Fish oils and cholesterol

KANSAS CITY, MISSOURI. Dr. William S. Harris of the Mid America Heart Institute has released a comprehensive study of the results of 68 major clinical trials aimed at determining the effects of fish oil supplementation on cholesterol and triglyceride levels.

The studies included over 2800 participants, lasted from 2 to 52 weeks, and involved supplementation with around 10 grams/day of fish oils. The participants received either fish oil or placebo (mostly olive oil) and included people with normal as well as people with elevated cholesterol and triglyceride levels. Based on the results of the studies Dr. Harris concludes that fish oil supplementation lowers blood levels of triglycerides by about 25-30%; he points out that this is equivalent to the effect obtained by taking the drug gemfibrozil. Fish oils tend to increase the levels of low-density cholesterol (LDL) by about 5-10%, but has little effect on high-density cholesterol (HDL) levels. Overall cholesterol levels are not affected by fish oil supplementation. Dr. Harris emphasizes that the triglyceride-reducing effect is unique to long-chain omega-3 acids found in fish oils. The shorter chain omega-3 oil, alpha-linolenic acid (found in flaxseed oil) has no effect on triglyceride or cholesterol levels.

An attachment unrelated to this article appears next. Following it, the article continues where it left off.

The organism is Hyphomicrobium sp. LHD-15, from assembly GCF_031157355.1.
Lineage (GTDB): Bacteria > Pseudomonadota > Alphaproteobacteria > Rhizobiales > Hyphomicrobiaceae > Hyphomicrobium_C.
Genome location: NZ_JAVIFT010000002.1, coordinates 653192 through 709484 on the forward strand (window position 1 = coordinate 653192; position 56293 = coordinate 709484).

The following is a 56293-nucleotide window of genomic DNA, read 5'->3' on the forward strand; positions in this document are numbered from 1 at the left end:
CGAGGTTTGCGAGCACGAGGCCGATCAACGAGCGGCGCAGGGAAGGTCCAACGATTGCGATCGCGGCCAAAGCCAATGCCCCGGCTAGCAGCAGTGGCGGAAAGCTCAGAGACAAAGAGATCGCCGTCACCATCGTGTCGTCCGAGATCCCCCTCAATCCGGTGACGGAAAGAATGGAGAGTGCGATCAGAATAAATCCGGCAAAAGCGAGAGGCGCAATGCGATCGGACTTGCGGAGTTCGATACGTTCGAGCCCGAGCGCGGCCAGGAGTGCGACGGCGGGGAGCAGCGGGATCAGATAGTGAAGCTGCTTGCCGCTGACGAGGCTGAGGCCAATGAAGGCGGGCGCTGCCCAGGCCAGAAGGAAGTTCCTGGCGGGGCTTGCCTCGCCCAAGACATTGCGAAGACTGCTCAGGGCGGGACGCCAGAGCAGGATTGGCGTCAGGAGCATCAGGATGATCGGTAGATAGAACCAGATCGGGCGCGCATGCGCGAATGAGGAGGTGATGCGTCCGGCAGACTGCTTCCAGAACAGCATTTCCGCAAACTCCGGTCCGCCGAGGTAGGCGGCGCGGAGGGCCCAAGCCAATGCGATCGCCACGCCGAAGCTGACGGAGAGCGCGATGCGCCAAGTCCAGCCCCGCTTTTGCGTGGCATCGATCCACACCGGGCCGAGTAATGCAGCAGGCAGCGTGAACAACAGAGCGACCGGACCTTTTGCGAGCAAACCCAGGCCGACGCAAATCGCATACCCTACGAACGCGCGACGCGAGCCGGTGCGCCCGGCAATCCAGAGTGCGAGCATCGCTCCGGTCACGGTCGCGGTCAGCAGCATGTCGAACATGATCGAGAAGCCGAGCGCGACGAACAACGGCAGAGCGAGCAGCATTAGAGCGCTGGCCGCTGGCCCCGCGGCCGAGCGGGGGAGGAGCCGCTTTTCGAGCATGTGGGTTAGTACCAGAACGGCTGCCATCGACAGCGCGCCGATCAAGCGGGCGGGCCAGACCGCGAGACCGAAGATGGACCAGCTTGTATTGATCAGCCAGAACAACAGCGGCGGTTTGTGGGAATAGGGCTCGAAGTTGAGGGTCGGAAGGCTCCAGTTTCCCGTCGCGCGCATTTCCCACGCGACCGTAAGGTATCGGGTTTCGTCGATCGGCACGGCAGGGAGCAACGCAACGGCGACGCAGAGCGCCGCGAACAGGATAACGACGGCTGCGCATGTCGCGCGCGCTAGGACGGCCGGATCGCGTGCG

Harris, William S. n-3 fatty acids and serum lipoproteins: human studies. American Journal of Clinical Nutrition, Vol. 65 (suppl), 1997, pp. 1645S-54S [83 references]

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